1/19 new multimonth low on TIP ETF on back of sharp rise in interest rates...w ...wiw had a brief rally based on narrowing discount to nav but would expect continued weakness
1/20 wiw/tip leveraged pair trading near multimonth low.. tip etf lingering near recent lows.. not a good combinaton
4/25 TIP has continued its downtrend (along with rest of fixed income market) going from 128.46 when article written to its current level of 121.48 (-5.5%) and WIW has plummeted going from 13.39 to 11.23 ( not including .194 in dividends ) for a nearly 15% drop.. this had made WIW cheap to the underlying.. I am looking for reversal in TIP to enter.. close above 122.11 would confirm
2whiteroses profile picture
@mmarek evans Did you read the section "TIPS Overview?" I wonder how relevant duration is to a security tied to inflation when inflation is a probably reason for higher interest rates.
@2whiteroses i did it read it.. why don't you read this

If nominal government bonds are yielding 5% and TIPS are yielding 3% for the same maturity, the assumption is that the annualized CPI will be 2%. If actual inflation over the course of the year exceeds 2%, the TIPS bondholders receive a higher real return than nominal bondholders. That 2% threshold is referred to as the inflation break-even point, beyond which the TIPS becomes a better value than the nominal bond.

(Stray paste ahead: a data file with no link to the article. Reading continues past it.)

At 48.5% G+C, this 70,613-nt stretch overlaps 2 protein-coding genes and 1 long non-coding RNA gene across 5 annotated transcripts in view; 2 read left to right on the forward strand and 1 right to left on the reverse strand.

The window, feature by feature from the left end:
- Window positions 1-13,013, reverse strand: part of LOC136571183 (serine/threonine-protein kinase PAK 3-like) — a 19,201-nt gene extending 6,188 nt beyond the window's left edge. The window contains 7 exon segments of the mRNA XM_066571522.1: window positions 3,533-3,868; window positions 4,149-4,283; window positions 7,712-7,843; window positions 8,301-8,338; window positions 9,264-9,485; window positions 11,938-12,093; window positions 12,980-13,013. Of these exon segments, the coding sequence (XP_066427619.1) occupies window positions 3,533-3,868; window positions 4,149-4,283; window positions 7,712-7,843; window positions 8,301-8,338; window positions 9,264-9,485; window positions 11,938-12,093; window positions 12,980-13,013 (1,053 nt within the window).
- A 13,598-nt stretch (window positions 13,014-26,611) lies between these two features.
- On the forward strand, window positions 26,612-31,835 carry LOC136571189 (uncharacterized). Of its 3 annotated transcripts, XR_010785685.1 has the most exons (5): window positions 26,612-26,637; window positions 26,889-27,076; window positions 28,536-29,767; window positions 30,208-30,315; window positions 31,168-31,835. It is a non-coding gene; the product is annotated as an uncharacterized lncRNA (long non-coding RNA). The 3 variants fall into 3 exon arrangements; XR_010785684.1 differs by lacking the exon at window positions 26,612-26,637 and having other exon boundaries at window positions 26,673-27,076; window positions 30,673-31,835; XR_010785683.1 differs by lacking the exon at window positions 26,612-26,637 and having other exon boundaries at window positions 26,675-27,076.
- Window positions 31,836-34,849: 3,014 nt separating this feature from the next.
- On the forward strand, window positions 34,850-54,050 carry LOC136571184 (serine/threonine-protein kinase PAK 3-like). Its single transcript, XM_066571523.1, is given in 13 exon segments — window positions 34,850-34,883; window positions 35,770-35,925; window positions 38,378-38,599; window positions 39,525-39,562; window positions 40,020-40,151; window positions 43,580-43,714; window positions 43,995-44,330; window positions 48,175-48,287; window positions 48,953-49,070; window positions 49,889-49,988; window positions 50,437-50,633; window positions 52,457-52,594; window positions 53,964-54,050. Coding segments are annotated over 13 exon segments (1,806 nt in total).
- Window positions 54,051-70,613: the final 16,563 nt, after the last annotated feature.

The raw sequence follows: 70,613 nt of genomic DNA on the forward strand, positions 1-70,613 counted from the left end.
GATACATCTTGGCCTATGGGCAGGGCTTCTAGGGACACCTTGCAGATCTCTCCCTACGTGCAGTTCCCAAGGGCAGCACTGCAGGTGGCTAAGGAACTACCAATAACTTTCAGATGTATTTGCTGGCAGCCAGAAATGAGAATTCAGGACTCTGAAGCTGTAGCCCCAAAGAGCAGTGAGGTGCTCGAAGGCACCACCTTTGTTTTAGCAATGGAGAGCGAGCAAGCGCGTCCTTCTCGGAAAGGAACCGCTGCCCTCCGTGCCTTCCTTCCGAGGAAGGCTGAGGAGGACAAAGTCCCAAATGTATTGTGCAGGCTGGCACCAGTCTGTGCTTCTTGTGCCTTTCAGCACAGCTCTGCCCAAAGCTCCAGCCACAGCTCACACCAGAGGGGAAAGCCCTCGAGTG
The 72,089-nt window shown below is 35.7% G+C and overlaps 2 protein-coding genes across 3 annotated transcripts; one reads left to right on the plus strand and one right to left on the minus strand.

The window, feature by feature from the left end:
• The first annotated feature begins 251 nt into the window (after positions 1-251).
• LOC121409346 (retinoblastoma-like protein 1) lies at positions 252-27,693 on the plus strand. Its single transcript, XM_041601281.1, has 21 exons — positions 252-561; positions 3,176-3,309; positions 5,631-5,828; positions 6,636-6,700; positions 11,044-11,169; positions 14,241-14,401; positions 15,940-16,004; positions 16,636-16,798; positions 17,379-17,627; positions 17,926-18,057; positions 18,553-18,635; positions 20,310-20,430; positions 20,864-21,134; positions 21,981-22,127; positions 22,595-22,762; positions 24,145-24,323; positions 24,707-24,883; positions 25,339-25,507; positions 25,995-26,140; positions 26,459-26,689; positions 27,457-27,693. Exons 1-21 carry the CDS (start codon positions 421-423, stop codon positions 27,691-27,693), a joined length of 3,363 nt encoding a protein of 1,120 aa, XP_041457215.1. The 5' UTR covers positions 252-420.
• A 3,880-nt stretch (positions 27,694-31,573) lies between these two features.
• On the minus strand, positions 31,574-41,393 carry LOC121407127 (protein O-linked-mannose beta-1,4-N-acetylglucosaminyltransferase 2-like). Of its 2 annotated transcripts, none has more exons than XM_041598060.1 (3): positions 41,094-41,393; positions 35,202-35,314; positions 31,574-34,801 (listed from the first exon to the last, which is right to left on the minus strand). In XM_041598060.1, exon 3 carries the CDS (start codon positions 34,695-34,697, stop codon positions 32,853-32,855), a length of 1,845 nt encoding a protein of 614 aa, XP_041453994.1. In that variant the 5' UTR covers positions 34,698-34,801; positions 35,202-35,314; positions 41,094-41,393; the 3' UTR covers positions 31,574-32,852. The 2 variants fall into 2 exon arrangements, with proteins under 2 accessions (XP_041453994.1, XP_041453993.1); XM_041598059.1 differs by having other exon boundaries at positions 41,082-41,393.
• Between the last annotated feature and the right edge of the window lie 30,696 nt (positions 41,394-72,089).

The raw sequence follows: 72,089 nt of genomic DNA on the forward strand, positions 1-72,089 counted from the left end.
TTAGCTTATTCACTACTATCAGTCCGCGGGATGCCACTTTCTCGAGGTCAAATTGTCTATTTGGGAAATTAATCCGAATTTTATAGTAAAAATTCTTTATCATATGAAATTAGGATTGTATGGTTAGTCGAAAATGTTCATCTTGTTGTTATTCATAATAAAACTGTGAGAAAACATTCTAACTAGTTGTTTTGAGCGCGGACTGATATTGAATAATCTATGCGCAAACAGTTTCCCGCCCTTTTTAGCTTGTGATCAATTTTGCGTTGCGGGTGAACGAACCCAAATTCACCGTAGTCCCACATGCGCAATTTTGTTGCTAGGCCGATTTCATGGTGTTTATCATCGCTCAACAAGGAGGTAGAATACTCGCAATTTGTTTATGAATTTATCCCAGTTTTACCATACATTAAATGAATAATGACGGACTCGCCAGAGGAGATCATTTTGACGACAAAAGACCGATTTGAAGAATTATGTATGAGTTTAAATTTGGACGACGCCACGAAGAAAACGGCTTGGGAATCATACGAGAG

while short term inflation measures are currently near 7% the more important measure is the breakeven (current 2.75%)...so if your long term inflation forecast is greater than that tips are a good investment ..the recent rise in interest rates have caused the value of wiw to drop nearly 5% since the beginning of the year
2whiteroses profile picture
@mmarek evans I don't profess to be an expert on TIPS but I also don't particularly see the direct relationship between what you're saying and the definition of the term "duration." It could be there, but it seems distant to me..

hafen profile picture
WIW was already on my buy list, but I pulled the trigger on your supporting recommendation. Why don’t you own it? I realize you can’t buy everything, but I suspect you’re rec of it supports some position in the author’s portfolio.
@hafen - I have had WIW for 17 years.
It is one of the few CEFs I did not sell after the financial crisis.
I can let Juan speak for himself but he made it very clear that what he is an expert at, retired investors, is not what he invests in at his age.
Juan de la Hoz profile picture
Thanks for commenting @hafen! As Ron said, most of what I write is targetted towards retirees and income investors, and I'm still a long ways from that.
hafen profile picture
Obviously, I missed that part. That said I’ll probably be very interested in your stuff. That also said, in my younger years, 2 different very successful financial advisors told me to buy these kinds of stocks from day 1. Look at how DGI stocks have contributed heavily to wealth later in life. Anyway, it’s all good. I’m anxious to see more of your writings.
NV_GARY profile picture
Up a lot after 12/20
Thanks for bringing WIW to my attention, never heard of the fund before